How to cut slots for Dulcimer frets?

I’m building a dulcimer (similar to guitar) and need to cut slots in the fret board to install the frets . The grooves that hold the frets are about 1mm deep and suggested cut with a 0.5mm cutter. I have what is labeled PCB Titanium Milling Cutters 0.5mm. Not sure if this is the best tool?

Does anyone have recommendation for setting up the tool parameters for something this small?

Any other suggestions would be helpful?

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I haven’t used any really tiny cutters yet, but I gotta believe RPMs should be as fast as you can go (24000 for my spindle), DOC 0.1mm, and a pretty gentle feedrate (500mmpm or less??)

Is the fretboard flat? or arched?

I would look for shorter tools (after you break this one :smiley: ) 1mm - 2mm length.

And consider marking the slots with the CNC, and then using a kerf/jewelers/luthiers saw to finish them. You could mark them with a 30° vee bit, or even a 15°


Is that tool Titanium or Titanium coated? Makes a difference because if its carbide with a titanium coating, carbide is very brittle so you’ll have a tough time with that tool against hardwood. The smallest end mill I’ve run is 1/16" and that was just for a shallow raster cut surface finish. With that tool I used around 10 IPM (254 mmpm) feedrate.

There are other options e.g tapered or V-groove bits. Those depend on the profile of the groove (shape when looking side-on). Here’s an example of a tapered bit with 1/32" tip with a 1/64" radius.

or just a deep angle V-groove bit.

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Usual preface, I’m with PreciseBits so while I try to only post general information take everything I say with the understanding that I have a bias.

A lot of this will come down to the material you are cutting and runout. Runout will add to your chipload, so it becomes vastly more important when dealing with cutters this small where you have very little room to absorb more chipload. The material will also make a huge difference here as woods like rosewood and ebony are vastly harder to cut and act more like composites than wood. I went through this related to fret cutting in decent amount of detail a while back so I’ll leave this here instead of repeating myself. Best practice for tiny endmills

I can’t really see the flutes of that cutter in the picture but from the description it is most likely a chip-breaker or diamond-cut router with a titanium variant coating. Those are grinding not cutting geometry tooling and typically rely on very high RPM and low feeds (e.g. 60KRPM at 20IPM/508mm/m). They are designed to cut FR4 and other composites so they may or may not work depending on your material, they will not be ideal regardless.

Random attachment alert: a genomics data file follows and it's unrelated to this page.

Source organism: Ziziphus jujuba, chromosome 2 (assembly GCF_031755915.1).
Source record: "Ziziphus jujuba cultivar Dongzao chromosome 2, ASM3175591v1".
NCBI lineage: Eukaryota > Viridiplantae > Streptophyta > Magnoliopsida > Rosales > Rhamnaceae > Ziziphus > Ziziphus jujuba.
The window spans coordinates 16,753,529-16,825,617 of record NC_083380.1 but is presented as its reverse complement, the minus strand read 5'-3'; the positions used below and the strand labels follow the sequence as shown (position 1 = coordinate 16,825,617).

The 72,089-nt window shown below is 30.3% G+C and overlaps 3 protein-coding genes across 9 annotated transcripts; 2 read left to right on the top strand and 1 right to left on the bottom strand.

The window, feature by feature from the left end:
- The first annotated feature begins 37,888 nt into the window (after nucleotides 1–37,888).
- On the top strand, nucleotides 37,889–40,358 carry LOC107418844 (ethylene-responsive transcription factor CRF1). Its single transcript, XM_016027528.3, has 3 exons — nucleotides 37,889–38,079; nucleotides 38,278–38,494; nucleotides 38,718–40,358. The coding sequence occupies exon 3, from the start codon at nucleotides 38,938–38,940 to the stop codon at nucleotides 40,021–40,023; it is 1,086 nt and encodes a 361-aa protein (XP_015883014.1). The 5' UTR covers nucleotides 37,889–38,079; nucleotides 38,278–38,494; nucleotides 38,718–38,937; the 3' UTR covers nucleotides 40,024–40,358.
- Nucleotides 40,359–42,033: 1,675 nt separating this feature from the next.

If you are using rosewood or ebony be aware that any with light colored stripes/striation in it will be much harder to cut. Those are basically glass where the tree integrated silica into the wood.

One other thing I would check before doing any cutting is actually measuring the fret wire. We ended up having to create a range of diameters for fret slots going by 0.001"/0.025mm due to how much extra pressure it took to press in the wire if the slot was too small in rosewood and ebony. As long as you have a smaller cutter though you could pocket it, it would just take more time (and potentially dealing with chip thinning).

Let me know if there’s something I can expand on or help with.


+1 to everything that has been said already, all great information.

I’ll just reiterate that knowing your runout on tooling this small makes a world of difference. I usually cut metals with sub 1mm endmills, the precise bits page on measuring runout was fantastic for getting me up and running.

Another strong recommendation to reiterate is to get a tool with as little stickout as possible. If you only have to go 1mm deep, a shorter tool will save you a ton of headache. In my experience, stickout matters much more as your tooling gets smaller.

Lastly, I’m not a precise bits shill and I’ve got no affiliation with them: That said, I know if I were cutting frets I’d look at fret slot cutters from precise bits “specialty bits” section first… #notsponsored :slightly_smiling_face:

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I have a post here with what I use and I have done many fretboards in Rosewood and ebony


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